The Layers palette is crucial because Photoshop is all about layers. If you want to create an object, make a new layer first and put it in there. That is the best way to resize or edit a particular object without altering anything else. Next to each layer name is an eyeball. Click the eyeball and the layer disappears from view (it’s still there though). That makes things easy when you have a lot of little pieces making up your image. Also, if you have two objects in separate layers but you want to move them together, you can link them. Next to the eyeball is a little empty square. Click it, and you’ll link whatever layer you are on to whatever layer you clicked. The layers can be rearranged by dragging them up or down, sending pieces to the front or back.​
    Making the Graphic
    Starting a new file
    The first thing to do is open a new file. I like to use a 3” x 3” file, @600dpi (dots per inch). 600dpi is a high enough resolution for either a 7/8" or 1" inlay, or ceramic chip. Your file can be resized later, but having it bigger means it’s easier to work with and you don’t lose any resolution by resizing to the right size later on in the process.​
    Creating the inlay
    If my inlay is going to be white, the first thing I do is use the paint bucket tool to make the only layer you start with, the background layer, black.
    [​IMG]
    That way, when I make my circle for the inlay, I don’t have an invisible white on white situation. A note about color selection: at the bottom of the toolbox, you’ll see two overlapping squares, white and black. The one on top is the color you’re using. There is a little bi-directional arrow above and to the right of the color squares. Click the arrow to switch colors. Double click the square to change the color.

    Then, go to the Layers palette. In the upper right corner is an arrow. Click it, and select New Layer. Name it something so you don’t get confused later when you have 12 layers. Then, choose the ellipse tool. Hold down < shift > to draw the ellipse with the mouse to make a perfect circle. Fill in white with the paint bucket tool. Name the layer Inlay circle​
    Adding an Image
    Next, I open the image I’m going to use in my inlay. I want both windows, the inlay with my white circle file, and my image to be visible in Photoshop.

    Start with the image of the earth. We want just the earth, not the black background. To get rid of it, use the magic wand tool to select the black background. Then, go to Select in the toolbar, and choose Select Inverse. It now gives me the opposite of the black background, namely the earth. Then choose the move tool in the toolbox. Click inside the marching ants, then drag the earth right over to the other file, the one with the white inlay.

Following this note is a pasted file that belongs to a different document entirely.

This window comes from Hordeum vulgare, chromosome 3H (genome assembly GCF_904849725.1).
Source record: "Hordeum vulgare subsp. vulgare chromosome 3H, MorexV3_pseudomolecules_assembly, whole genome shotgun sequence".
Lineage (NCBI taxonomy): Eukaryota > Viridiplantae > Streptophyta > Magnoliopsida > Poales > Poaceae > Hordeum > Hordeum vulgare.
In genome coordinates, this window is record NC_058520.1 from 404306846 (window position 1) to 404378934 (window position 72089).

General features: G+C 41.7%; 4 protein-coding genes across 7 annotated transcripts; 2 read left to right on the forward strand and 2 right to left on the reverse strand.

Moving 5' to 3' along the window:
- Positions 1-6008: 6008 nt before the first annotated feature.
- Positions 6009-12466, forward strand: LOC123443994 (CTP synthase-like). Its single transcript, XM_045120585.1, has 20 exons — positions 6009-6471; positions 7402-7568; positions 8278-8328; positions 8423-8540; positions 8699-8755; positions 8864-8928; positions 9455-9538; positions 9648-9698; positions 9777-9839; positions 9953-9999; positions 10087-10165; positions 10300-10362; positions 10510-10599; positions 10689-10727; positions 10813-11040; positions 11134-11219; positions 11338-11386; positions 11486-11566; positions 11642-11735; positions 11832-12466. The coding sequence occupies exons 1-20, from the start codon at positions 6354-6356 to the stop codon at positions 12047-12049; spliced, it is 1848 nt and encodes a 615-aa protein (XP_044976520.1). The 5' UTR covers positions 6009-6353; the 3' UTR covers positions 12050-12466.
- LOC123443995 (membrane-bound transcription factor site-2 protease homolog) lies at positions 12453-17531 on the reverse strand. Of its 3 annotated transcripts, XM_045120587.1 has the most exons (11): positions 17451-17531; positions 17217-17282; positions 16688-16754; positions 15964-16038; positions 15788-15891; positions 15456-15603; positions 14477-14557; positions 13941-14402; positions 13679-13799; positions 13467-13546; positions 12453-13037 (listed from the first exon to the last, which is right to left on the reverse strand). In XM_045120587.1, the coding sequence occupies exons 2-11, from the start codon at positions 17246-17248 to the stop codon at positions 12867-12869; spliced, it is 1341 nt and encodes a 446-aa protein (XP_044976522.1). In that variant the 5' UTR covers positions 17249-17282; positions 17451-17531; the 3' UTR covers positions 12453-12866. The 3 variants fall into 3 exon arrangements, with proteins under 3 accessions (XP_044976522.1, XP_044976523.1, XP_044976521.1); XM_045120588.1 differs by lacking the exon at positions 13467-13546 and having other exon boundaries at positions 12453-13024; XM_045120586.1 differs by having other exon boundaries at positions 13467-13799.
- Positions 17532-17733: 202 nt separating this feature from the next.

[​IMG]
    Re-sizing is probably necessary, so go to Edit > Transform > Scale. A box appears around the earth. It can be resized either by dragging a corner. To insure a perfect resize, you can choose percentages for the Height and Width in the tool options bar. The dragged image created its own new layer, so rename it to remember what it is. At this point any adjustment is possible with the Edit > Transform tools.
    [​IMG]

    Let's say we want the earth offcenter, such that part of it needs to get cut off around the edge of the inlay. To do that, I position it where I want it, then go to the Inlay circle layer. Magic Wand around the circle, then go back to the layer with the earth. Hit delete, and anything around the circle is…deleted.
    [​IMG]
    Adding Text
    Now it is time to add text. To type in text, choose the text tool in the toolbox. It will automatically make a new layer. To make the text curve with the inlay circle, look in the tool options bar for a T with a curved line under it. Click it to open a dialogue box. In the Style drop down box, select Arc. Change the bend value to match the inlay (some fine tuning with Edit > Transform > Scale may be necessary).
    [​IMG]
    Adding the chip body
    To add the chip body, switch to the inlay circle layer and use the magic wand to select the circle. Then in the toolbar, choose Edit > Copy and Edit > Paste. This will create a new layer called 'Inlay circle copy' just above the Inlay circle layer. In the Layer palette, Rename the copy layer to 'chip body' and drag it under the Inlay circle layer. Now, click the eyeball for the inlay circle layer to hide it. Choose Edit > Transform > Scale on the chip body layer. Use the tool options bar to enlarge the circle copy to 115%. Now magic wand the chip body and paint in whatever color you want with the paint bucket.
    [​IMG]

    To add in simple edgespots, you can use a rectangle tool. Make a new layer, just above the chip body layer. Size the rectangle, when you make it, to be roughly double the actual length you want the spot. Move it into place, and color it in. To copy the edgespot, hold down < alt > and drag. Each will be it’s own layer. You can Edit > Transform > Rotate to angle them. Now link all the edgespot layers. In the layers palette menu, choose Merge Linked. That puts all your edgespots on one layer. Then, to remove the parts sticking out, select the chip body layer. Use the magic wand to select the chip body. Select > Select Inverse. Then switch layers to the edgespot layer and delete.
    [​IMG]

    That’s a basic chip design in a nutshell.
    If you feel like experimenting a little more, another handy tool is the Layer Style, which can be found under Layers in the toolbar. These styles include drop shadows, bevel/embossing, and others. They are applied to whatever layer you currently have selected. Just be careful not to make your design too cluttered.​